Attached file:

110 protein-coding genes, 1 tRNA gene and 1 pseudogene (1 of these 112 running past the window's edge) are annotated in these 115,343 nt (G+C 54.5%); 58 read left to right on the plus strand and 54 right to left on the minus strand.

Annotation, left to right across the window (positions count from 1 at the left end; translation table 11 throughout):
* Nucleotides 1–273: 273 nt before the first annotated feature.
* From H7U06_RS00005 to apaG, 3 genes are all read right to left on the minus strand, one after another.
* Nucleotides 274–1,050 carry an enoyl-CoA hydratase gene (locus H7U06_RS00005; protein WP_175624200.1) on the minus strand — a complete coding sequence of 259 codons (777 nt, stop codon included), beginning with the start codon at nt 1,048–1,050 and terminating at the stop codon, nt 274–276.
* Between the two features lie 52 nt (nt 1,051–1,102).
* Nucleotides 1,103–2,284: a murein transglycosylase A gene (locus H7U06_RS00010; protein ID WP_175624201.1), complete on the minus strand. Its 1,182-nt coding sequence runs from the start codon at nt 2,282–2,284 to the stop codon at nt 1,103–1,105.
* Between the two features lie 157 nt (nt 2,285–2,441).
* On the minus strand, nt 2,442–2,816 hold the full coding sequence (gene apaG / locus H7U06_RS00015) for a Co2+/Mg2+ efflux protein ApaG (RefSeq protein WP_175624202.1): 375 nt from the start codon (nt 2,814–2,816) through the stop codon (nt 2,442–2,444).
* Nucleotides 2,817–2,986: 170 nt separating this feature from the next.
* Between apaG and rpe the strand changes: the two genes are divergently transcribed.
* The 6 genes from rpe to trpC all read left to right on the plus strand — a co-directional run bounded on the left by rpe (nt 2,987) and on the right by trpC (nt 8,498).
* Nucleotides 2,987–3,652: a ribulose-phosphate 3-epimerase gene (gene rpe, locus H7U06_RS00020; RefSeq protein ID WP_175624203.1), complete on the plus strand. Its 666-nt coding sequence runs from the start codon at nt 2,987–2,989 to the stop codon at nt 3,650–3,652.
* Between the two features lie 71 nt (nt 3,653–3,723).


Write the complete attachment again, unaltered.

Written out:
110 protein-coding genes, 1 tRNA gene and 1 pseudogene (1 of these 112 running past the window's edge) are annotated in these 115,343 nt (G+C 54.5%); 58 read left to right on the plus strand and 54 right to left on the minus strand.

Annotation, left to right across the window (positions count from 1 at the left end; translation table 11 throughout):
* Nucleotides 1–273: 273 nt before the first annotated feature.
* From H7U06_RS00005 to apaG, 3 genes are all read right to left on the minus strand, one after another.
* Nucleotides 274–1,050 carry an enoyl-CoA hydratase gene (locus H7U06_RS00005; protein WP_175624200.1) on the minus strand — a complete coding sequence of 259 codons (777 nt, stop codon included), beginning with the start codon at nt 1,048–1,050 and terminating at the stop codon, nt 274–276.
* Between the two features lie 52 nt (nt 1,051–1,102).
* Nucleotides 1,103–2,284: a murein transglycosylase A gene (locus H7U06_RS00010; protein ID WP_175624201.1), complete on the minus strand. Its 1,182-nt coding sequence runs from the start codon at nt 2,282–2,284 to the stop codon at nt 1,103–1,105.
* Between the two features lie 157 nt (nt 2,285–2,441).
* On the minus strand, nt 2,442–2,816 hold the full coding sequence (gene apaG / locus H7U06_RS00015) for a Co2+/Mg2+ efflux protein ApaG (RefSeq protein WP_175624202.1): 375 nt from the start codon (nt 2,814–2,816) through the stop codon (nt 2,442–2,444).
* Nucleotides 2,817–2,986: 170 nt separating this feature from the next.
* Between apaG and rpe the strand changes: the two genes are divergently transcribed.
* The 6 genes from rpe to trpC all read left to right on the plus strand — a co-directional run bounded on the left by rpe (nt 2,987) and on the right by trpC (nt 8,498).
* Nucleotides 2,987–3,652: a ribulose-phosphate 3-epimerase gene (gene rpe, locus H7U06_RS00020; RefSeq protein ID WP_175624203.1), complete on the plus strand. Its 666-nt coding sequence runs from the start codon at nt 2,987–2,989 to the stop codon at nt 3,650–3,652.
* Between the two features lie 71 nt (nt 3,653–3,723).